When Near Drug Labs or Similar Crime Scenes

PPE serves two important purposes on crime scenes where drugs or drugs labs are present. First, it protects from exposure to the drug in the same ways mentioned in the fentanyl section above, as the protocols are often the same for any types of drug or opioid overdose. Second, it ensures that you won’t compromise the integrity of the crime scene. If you don’t wear PPE, you might be leaving your own DNA at the scene. Though it hopefully wouldn’t make you a suspect for the crime to which you’re responding, it could make an investigation more difficult. 

When Handling or Working Near Bodily Fluids

Whether you’re a home health worker or a nurse at a healthcare facility, you’ll want to be sure you are protected from infectious materials. This means wearing PPE for emergency response that shields you not just from body fluids like blood or urine, but also from any other materials or surfaces that have come in contact with body fluids. 

When Working Near Dangerous Chemicals

If you will be in a laboratory where dangerous chemicals are being used or working in an area where a chemical spill has occurred, you should be extremely cautious. These environments can be deadly, so you’ll want to be sure you are wearing as much protective equipment as possible. In addition to goggles, a disposable chemical resistant suit and gloves, consider the use of respiratory protection devices to protect you from exposure to any airborne chemicals.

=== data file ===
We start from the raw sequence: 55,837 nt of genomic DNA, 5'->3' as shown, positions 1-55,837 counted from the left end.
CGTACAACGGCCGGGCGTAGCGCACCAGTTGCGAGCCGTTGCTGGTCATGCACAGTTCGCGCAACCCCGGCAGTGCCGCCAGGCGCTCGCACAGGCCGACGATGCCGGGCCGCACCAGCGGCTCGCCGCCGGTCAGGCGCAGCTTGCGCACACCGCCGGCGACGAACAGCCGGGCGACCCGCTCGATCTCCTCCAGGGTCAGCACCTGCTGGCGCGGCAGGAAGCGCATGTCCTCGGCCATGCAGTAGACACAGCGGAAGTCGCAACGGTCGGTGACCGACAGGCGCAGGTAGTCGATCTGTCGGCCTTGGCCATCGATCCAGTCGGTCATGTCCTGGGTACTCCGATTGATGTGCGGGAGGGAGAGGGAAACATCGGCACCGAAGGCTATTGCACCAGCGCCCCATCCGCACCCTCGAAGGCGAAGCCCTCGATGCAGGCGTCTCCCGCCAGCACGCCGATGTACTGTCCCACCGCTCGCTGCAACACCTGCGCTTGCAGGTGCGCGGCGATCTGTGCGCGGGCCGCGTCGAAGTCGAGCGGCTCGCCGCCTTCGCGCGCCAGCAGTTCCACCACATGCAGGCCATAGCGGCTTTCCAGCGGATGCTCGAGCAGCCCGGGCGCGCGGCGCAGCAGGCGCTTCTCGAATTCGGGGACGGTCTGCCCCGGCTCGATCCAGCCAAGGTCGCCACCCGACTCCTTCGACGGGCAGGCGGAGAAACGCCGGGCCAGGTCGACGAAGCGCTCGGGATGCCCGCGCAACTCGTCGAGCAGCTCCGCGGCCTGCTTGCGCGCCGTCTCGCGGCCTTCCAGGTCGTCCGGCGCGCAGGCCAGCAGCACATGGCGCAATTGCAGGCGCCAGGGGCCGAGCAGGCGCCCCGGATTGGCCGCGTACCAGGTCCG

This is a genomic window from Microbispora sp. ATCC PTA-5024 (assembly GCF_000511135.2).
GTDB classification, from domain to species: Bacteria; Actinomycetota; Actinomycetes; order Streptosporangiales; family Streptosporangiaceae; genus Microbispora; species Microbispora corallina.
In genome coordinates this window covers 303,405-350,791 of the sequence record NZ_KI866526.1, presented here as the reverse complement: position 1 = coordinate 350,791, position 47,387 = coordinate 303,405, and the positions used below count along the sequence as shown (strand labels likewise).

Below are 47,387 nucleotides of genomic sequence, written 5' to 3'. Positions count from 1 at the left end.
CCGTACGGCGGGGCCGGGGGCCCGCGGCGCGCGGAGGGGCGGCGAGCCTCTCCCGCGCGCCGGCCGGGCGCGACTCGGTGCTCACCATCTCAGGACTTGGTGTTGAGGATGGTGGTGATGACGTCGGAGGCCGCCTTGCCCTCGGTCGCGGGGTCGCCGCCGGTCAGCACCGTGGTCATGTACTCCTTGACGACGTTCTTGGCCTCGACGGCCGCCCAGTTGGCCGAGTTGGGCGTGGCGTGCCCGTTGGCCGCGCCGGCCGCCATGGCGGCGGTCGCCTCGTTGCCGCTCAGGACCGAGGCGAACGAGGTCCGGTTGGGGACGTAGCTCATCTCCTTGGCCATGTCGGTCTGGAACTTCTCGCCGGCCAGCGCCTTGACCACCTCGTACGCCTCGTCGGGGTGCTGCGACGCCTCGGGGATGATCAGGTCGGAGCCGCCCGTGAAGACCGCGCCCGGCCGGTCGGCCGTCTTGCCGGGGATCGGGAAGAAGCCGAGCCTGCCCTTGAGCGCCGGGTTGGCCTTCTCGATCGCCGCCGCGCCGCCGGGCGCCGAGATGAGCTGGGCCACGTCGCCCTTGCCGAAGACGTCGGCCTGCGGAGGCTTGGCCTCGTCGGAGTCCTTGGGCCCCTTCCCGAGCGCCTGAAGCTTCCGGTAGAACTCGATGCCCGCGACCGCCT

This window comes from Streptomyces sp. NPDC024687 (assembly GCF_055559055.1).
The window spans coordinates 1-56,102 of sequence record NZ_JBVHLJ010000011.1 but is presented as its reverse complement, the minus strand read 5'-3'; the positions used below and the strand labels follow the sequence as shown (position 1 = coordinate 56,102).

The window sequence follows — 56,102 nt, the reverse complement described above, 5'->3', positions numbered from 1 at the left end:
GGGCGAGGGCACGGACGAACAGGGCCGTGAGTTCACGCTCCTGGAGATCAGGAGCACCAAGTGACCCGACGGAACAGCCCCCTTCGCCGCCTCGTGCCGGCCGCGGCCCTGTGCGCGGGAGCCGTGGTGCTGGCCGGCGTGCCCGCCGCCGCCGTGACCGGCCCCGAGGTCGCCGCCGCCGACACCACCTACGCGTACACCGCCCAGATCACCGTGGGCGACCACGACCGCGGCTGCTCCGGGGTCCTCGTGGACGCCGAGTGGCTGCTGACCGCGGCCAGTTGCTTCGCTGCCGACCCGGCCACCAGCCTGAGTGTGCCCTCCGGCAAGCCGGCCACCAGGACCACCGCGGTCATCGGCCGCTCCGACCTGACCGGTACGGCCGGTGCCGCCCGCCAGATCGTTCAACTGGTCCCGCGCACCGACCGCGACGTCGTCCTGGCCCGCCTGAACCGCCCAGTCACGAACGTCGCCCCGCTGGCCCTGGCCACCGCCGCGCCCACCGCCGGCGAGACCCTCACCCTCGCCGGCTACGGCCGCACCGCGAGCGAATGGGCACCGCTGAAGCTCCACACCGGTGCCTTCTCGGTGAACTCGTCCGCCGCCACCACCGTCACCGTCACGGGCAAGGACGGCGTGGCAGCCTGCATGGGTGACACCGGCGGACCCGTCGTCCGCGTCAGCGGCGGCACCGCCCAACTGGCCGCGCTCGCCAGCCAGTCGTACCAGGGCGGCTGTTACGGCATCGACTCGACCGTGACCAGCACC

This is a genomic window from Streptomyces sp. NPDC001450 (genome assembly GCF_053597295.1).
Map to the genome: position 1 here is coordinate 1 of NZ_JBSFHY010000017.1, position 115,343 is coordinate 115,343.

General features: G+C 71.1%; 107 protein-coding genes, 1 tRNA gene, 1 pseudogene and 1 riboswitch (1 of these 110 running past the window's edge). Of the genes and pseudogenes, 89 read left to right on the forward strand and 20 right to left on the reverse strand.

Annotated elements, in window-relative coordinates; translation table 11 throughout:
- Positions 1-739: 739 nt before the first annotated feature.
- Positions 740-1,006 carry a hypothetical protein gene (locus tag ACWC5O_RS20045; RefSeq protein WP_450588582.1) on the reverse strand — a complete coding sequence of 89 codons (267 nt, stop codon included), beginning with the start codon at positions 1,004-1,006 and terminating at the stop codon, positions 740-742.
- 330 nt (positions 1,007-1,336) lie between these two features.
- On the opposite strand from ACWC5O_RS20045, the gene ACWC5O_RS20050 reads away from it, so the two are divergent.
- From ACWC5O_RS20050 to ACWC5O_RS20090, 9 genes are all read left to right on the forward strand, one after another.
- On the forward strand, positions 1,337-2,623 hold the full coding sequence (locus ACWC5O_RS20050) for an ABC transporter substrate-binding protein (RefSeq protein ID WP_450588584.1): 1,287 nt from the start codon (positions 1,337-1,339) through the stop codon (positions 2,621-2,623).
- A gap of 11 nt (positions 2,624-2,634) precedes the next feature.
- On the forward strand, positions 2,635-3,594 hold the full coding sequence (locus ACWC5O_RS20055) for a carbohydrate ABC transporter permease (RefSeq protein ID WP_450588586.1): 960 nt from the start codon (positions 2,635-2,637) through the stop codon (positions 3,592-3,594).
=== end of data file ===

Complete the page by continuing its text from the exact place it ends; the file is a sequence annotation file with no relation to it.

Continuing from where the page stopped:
When Assisting with Emergency and Recovery Work After Natural Disasters

Floods, hurricanes, tornadoes, earthquakes, fires and structural collapses can release dangerous contaminants in the air, leaving the people who assist with emergency and recovery efforts vulnerable. Workers could be exposed to dangerous contaminants via inhalation, dermal contact, ingestion or contact with mucous membranes. The Centers for Disease Control and Prevention suggests wearing gas masks, gloves, overalls, boots and goggles.

Who Should be Wearing PPE?

Anyone who could be exposed to dangerous toxins, bacteria or other substances should take precautions by getting the proper safety apparel. Older adults will be more vulnerable to illness when exposed to viruses and bacteria, as will any person with a compromised immune system.